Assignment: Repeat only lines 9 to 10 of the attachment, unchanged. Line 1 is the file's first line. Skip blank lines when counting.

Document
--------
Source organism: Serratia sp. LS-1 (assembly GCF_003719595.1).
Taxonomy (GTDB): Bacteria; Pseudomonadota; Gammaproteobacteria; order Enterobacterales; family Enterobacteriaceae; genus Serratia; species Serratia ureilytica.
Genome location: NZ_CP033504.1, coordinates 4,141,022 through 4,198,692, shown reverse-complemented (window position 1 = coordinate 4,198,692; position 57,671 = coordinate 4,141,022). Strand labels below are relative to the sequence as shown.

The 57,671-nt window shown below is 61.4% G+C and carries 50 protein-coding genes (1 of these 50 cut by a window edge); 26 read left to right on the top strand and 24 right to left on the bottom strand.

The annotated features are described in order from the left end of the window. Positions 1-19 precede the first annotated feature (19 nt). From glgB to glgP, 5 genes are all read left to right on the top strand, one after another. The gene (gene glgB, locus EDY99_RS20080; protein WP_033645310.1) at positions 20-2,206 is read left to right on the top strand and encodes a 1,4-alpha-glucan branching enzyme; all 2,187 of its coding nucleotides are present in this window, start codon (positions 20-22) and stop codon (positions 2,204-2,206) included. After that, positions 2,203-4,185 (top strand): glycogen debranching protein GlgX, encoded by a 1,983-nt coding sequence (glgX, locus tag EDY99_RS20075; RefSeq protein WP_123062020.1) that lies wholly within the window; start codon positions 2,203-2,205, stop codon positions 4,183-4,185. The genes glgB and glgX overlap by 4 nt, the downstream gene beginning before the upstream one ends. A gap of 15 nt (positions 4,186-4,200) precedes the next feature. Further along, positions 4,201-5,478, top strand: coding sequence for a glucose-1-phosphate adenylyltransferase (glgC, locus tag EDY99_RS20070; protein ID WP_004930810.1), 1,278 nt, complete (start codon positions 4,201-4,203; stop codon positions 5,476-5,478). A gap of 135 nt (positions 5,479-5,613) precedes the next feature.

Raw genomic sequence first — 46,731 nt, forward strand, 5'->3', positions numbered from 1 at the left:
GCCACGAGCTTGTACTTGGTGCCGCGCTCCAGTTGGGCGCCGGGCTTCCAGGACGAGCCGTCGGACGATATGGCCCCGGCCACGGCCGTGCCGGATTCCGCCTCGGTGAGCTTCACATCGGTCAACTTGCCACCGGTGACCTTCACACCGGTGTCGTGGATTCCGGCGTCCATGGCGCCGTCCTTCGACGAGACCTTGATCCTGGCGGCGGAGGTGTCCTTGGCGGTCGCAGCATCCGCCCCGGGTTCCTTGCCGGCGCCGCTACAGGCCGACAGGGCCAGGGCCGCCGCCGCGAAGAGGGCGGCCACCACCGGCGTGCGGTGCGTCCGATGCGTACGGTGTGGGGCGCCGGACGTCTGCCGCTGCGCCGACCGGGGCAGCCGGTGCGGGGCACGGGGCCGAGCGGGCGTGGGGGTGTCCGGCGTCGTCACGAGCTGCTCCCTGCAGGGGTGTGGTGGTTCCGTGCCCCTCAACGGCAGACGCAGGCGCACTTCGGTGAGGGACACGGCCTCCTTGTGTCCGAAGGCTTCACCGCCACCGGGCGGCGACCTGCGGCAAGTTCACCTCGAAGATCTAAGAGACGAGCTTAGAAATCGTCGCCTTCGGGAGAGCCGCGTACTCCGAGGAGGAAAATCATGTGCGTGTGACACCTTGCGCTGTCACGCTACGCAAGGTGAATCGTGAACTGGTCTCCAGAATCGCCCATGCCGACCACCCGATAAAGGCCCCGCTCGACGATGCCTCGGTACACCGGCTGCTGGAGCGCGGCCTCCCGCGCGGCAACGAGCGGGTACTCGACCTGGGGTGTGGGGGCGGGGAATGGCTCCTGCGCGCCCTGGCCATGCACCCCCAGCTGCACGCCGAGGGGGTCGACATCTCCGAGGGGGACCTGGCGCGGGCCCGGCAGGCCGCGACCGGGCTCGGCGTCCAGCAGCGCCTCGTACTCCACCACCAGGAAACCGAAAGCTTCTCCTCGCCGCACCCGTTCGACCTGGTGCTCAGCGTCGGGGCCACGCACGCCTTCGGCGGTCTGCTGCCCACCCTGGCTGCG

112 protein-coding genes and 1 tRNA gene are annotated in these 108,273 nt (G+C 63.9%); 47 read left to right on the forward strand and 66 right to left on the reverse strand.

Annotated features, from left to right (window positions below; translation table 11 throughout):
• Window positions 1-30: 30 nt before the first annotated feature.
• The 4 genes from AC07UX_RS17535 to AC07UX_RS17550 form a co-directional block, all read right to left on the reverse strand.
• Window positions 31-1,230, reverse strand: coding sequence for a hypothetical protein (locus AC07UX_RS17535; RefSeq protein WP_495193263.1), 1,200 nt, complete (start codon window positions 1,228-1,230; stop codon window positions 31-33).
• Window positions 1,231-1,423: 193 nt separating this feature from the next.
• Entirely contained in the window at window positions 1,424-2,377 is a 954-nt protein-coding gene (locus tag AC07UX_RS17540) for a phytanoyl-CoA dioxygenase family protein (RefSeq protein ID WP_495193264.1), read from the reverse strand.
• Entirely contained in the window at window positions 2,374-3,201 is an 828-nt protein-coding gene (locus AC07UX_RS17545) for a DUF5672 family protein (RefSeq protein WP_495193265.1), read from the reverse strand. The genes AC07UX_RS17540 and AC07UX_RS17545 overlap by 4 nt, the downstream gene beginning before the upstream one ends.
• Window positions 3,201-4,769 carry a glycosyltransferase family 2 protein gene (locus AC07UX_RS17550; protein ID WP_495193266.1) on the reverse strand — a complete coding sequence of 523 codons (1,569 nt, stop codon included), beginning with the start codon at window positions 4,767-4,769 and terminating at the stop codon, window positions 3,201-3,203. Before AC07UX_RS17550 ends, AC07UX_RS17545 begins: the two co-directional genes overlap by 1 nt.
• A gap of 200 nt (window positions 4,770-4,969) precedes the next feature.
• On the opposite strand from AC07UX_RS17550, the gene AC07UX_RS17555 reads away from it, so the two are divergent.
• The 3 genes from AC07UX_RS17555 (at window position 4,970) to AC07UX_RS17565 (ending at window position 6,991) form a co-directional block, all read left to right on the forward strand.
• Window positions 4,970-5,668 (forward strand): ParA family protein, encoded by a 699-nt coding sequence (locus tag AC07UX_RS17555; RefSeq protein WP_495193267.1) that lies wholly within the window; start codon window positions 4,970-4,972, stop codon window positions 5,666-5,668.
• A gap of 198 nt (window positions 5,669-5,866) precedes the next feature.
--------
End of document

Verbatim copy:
Annotated features, from left to right (window positions below; translation table 11 throughout):
• Window positions 1-30: 30 nt before the first annotated feature.